Academic journal article Oregon Historical Quarterly

"Hop Fever" in the Willamette Valley: The Local and Global Roots of a Regional Specialty Crop

Academic journal article Oregon Historical Quarterly

"Hop Fever" in the Willamette Valley: The Local and Global Roots of a Regional Specialty Crop

Article excerpt

DURING THE FALL OF 1865, Olympia, Washington, brewer Isaac Wood became frustrated with his inability to acquire hops, grown predominantly in distant East Coast and European fields. He asked a neighboring farming family, the Meekers, to plant a few hills of the crop, and they agreed to the experiment. It was a historic decision. Jacob Meeker and his son Ezra planted rootstock the following spring. By late summer, a successful harvest satiated Wood's desire to use local hops in his beer-making and earned the Meekers more money than had any other crop. (1) Following the family's windfall, Ezra Meeker energetically promoted the news to farmers across the region. He asserted that the future of Pacific Northwest farming rested in hops. Production of the specialty crop expanded rapidly, and Meeker soon proclaimed that his farming brethren had caught "hop fever." (2)

By the early twentieth century, the Pacific Northwest was one of the world's leading hop exporters. Ideal environmental conditions, an established agricultural infrastructure, and improved shipping capabilities all spelled success. Oregon's Willamette Valley appeared particularly suited for the crop. Industry experts remarked that environmental and climactic features of the region resembled the Hallertau district in Germany, a global center of hop production. (3) Farmers in every Willamette Valley county heeded Meeker's ongoing endorsements by planting more crops every year. In 1905, Oregon became the leading hop-growing state in the nation and challenged German levels of production from then until World War II. The region's growers proudly claimed the title "Hop Capital of the World." (4)

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The origin story of the Willamette Valley hop industry, spanning from 1865 to 1905, involves intersecting themes of environment, economy, and culture. The history engages the Eurasian and American genesis of hop agriculture, the role of specialty crops in late-nineteenth-century diversified farmsteads, the creation and dissemination of agricultural knowledge, and the economic and sociocultural importance of the late-summer harvest. Hop cultivation brought together farmers testing new ways of making a living in the Willamette Valley, merchants working to foster global business networks, and a diverse pool of workers making some extra money at the end of each summer. When unfolded, these layers reveal how hops contributed to a local economy and community identity, and how the specialty crop connected the Willamette Valley to people and places across the world. (5)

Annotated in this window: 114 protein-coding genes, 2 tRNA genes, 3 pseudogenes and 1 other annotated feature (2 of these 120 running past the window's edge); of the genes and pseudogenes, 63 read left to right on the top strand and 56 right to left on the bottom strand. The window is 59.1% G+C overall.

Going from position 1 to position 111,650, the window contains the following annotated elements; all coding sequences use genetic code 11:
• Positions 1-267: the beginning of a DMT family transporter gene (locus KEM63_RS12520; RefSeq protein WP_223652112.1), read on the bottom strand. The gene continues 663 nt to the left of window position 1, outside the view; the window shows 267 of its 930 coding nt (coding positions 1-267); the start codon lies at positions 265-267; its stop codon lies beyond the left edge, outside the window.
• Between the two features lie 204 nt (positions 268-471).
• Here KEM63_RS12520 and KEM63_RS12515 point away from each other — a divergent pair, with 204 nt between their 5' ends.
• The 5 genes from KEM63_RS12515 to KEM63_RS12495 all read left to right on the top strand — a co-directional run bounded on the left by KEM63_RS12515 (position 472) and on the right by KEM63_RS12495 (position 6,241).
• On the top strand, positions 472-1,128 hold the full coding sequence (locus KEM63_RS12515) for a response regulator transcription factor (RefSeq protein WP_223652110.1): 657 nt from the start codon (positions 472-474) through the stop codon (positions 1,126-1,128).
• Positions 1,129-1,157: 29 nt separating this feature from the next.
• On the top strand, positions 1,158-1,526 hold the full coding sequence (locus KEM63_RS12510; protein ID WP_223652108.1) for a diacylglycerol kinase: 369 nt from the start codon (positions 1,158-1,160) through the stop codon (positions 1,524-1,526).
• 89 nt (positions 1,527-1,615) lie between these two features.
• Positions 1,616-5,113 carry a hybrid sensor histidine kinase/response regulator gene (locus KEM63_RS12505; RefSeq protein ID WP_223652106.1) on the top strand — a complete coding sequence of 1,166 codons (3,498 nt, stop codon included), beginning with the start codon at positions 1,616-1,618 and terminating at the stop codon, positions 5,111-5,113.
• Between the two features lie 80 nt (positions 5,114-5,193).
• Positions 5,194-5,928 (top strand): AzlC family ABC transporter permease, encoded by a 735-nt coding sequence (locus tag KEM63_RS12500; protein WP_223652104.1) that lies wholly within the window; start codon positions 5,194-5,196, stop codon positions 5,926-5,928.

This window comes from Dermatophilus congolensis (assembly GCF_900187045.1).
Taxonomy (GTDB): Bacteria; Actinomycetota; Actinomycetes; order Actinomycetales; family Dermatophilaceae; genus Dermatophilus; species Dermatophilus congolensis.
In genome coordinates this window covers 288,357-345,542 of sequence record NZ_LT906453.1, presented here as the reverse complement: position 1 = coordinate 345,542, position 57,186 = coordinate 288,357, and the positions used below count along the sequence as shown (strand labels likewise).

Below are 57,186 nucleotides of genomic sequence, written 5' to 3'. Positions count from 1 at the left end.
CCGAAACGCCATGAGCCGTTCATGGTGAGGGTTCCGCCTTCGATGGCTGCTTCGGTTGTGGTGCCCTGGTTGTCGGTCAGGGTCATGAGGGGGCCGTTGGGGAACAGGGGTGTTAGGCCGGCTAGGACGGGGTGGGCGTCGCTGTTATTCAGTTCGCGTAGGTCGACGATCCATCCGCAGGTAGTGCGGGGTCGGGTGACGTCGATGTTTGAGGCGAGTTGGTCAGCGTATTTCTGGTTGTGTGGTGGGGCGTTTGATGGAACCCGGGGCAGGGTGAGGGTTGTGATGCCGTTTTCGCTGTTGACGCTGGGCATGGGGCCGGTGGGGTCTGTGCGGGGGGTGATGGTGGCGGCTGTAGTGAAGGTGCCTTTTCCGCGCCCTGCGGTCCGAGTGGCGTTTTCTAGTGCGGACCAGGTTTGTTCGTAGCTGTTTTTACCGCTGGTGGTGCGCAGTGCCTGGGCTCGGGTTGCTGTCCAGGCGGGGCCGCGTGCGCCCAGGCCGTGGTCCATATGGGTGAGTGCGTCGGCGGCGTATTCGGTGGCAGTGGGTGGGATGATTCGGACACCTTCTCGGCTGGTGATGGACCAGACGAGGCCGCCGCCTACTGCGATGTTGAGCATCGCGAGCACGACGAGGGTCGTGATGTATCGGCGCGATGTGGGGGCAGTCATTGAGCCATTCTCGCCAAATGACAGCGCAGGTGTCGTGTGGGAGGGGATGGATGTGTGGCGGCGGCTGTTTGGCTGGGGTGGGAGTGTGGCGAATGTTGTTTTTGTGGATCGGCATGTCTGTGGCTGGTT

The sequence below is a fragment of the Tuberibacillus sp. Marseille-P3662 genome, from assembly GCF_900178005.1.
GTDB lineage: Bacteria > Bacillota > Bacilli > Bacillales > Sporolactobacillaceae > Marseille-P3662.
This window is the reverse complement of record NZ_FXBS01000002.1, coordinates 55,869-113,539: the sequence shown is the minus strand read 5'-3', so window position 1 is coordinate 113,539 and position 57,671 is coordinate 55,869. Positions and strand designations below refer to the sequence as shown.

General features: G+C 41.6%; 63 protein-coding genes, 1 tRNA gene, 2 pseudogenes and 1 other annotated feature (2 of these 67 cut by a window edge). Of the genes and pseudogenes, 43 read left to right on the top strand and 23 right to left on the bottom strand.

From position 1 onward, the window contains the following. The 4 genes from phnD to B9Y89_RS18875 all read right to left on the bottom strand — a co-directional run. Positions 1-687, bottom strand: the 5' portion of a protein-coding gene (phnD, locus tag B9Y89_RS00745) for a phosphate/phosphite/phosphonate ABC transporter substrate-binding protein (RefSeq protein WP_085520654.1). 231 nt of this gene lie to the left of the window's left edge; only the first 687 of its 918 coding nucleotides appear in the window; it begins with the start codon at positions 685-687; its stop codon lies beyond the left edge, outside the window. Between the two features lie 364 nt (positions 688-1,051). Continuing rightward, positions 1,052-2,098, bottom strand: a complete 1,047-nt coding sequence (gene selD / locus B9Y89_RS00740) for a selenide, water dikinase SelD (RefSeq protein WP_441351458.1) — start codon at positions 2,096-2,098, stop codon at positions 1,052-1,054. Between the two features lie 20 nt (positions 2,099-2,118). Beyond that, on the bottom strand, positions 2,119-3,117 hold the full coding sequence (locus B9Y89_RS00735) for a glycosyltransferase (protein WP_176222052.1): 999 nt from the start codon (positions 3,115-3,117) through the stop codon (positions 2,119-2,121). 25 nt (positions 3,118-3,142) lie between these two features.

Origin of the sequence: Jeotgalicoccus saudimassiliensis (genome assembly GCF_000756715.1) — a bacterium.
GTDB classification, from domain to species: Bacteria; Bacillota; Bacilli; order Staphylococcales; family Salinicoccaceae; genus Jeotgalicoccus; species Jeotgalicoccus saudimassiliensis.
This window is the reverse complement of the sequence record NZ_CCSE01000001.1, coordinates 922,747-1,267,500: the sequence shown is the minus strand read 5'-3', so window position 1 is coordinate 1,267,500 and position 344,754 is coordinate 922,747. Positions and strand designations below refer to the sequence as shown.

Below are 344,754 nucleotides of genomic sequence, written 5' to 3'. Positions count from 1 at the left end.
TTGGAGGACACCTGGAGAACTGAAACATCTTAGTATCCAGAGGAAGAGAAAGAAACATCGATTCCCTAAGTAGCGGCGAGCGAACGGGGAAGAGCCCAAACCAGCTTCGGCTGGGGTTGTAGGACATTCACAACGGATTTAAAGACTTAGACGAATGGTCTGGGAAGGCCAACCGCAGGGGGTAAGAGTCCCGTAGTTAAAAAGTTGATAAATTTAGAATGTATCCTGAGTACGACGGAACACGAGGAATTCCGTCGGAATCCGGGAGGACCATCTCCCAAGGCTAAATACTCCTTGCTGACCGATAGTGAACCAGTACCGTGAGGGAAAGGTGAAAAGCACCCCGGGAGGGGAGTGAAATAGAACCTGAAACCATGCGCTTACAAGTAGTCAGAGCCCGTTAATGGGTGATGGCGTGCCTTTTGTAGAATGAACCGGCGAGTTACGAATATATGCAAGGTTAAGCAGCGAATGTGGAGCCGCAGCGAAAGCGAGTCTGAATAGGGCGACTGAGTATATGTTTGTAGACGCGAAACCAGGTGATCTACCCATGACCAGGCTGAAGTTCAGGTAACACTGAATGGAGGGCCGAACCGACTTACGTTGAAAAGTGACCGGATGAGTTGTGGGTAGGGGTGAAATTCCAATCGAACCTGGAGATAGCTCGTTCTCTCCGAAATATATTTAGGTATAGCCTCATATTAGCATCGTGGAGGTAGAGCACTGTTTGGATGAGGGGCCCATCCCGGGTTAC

THE GLOBAL ORIGINS OF "THE WOLF OF THE WILLOW"

Hops are deep-rooted perennial plants that produce annual vines and cones. There are varieties native to East Asia (Humulus japonicus) and North America (Humulus americanus), but brewers covet only the common hop (Humulus lupulus L.) native to Eurasia. Before the use of hops in beer, peoples across the Northern Hemisphere collected wild cones for teas and medicinals, tender shoots for food, and vines for twine. Pliny the Elder documented the plant nearly two thousand years ago, naming it "the Wolf of the Willow" because the vigorously growing vines killed neighboring willow trees. It was not until the eighth century that Bohemian monks domesticated the plants for ornamental purposes, and five hundred years later that beer-makers across Europe consistently used hop cones in their brews. Only after experimentation with dandelion, heather, and other plants did brewers decide on the hop for its many useful beer-brewing characteristics. The bitter alpha acids in hops help balance the sweetness of malted grain, and hop oil provides pleasant aromatic qualities. The soft resins in Humulus lupulus (that is, alpha and beta acids) also have strong antibacterial activity and act as a natural preservative, giving the malted concoctions a longer shelf life. (6)

By the eighteenth century, the world centers of hop production resided in Bavaria, Bohemia, and England. …

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